The Los Angeles City Council is considering ways to ensure renters are not evicted from their apartments after the city’s COVID-19 emergency declaration ends on Jan. 31.
The city’s moratorium on evictions is also currently scheduled to end on Jan. 31, prompting concerns that thousands of people will not be able to pay back rent and will end up homeless. Current rules in place will give renters who owe back rent a grace period of six to 12 months to pay. However, some members of the council including Councilman Hugo Soto-Martinez, 13th District, are seeking ways to potentially extend the eviction moratorium so renters have a longer period to prepare.
“If the eviction moratorium ends without implementing renter protections, we could see tens of thousands more people living on our streets,” Soto-Martinez said in a statement. “That’s why we’re fighting for common sense tenant protections so people can’t be kicked out of their homes for no reason, as well as a rent debt threshold so people don’t get evicted for being just one day late or one dollar short.”
The council’s Housing and Homelessness Committee met on Jan. 18 to consider a potential extension to the eviction moratorium and other ways to protect renters. The results of the committee meeting were not available by press time. The full City Council could consider extending the eviction moratorium again in the coming days.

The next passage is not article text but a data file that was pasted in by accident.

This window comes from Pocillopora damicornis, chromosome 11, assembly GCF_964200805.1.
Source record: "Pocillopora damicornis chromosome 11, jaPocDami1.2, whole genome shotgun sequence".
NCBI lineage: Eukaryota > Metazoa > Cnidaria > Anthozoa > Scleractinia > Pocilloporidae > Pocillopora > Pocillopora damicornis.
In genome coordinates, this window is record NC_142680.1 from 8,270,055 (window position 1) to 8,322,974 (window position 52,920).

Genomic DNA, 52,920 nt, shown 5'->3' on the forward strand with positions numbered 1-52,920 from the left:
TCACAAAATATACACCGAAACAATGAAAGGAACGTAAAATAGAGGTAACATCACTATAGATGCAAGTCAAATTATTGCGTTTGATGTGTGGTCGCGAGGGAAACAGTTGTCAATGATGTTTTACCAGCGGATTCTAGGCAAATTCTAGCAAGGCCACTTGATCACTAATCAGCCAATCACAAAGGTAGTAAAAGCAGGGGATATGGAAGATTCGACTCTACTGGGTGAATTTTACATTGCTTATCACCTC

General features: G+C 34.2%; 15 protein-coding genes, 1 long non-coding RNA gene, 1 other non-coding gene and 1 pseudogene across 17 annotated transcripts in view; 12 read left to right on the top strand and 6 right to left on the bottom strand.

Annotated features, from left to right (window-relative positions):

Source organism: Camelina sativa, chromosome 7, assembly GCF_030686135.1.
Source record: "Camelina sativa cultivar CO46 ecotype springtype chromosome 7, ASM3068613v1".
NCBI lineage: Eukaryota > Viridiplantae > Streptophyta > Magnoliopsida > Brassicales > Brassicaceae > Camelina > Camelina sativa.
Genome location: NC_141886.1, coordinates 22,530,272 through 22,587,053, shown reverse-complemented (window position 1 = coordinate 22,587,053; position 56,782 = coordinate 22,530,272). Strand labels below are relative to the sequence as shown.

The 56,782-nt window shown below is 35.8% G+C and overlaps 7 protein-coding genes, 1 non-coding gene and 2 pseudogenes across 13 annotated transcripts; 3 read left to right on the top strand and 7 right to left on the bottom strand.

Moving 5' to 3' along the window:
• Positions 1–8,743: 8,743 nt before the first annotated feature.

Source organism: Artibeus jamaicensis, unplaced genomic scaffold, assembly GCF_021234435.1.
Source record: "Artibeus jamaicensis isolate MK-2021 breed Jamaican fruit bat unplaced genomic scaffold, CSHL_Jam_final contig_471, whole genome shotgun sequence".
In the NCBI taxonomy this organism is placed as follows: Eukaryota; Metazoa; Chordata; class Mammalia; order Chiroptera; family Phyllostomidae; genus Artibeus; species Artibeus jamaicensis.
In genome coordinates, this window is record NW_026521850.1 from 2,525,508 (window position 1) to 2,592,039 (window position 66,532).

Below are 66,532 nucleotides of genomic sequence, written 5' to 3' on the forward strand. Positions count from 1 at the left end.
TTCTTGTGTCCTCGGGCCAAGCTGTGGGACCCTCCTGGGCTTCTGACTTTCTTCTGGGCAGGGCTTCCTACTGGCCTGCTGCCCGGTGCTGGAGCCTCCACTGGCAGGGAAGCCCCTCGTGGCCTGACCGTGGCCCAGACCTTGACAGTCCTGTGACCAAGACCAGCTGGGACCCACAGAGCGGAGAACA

An amendment proposed by Soto-Martinez to remove the eviction moratorium from an item on ending the COVID emergency declaration on Jan. 31 failed twice in City Council during the past two weeks. Councilwomen Katy Young Yaroslavsky, 5th District, Eunisses Hernandez, 1st District, and Heather Hutt, 10 District, have voiced support for extending the eviction moratorium. Councilwoman Nithya Raman, 4th District, chair of the Housing and Homelessness Committee, has also sought more protections for renters. Raman’s office did not send a comment.
Council President Paul Krekorian, 2nd District, opposed the amendment that would have separated the eviction moratorium from the end of the emergency declaration. However, Krekorian said on Jan. 10 that he is open to considering an extension of the moratorium past Jan. 31 if a new item on renter protections is brought forward by the Housing and Homelessness Committee. He said he would agendize such an item as soon as possible for consideration before the eviction ends.
Nick Barnes Batista, a spokesman for Soto-Martinez, said the councilman is also hoping to establish a rent debt threshold for people who owe back rent so they aren’t evicted.
Soto-Martinez will be the guest speaker at the Hollywood Chamber of Commerce’s 2023 State of Hollywood luncheon on Thursday, Jan. 26, from 11:30 a.m.-1:30 p.m. at the Taglyan Complex, 1201 N. Vine St.
This site uses Akismet to reduce spam. Learn how your comment data is processed.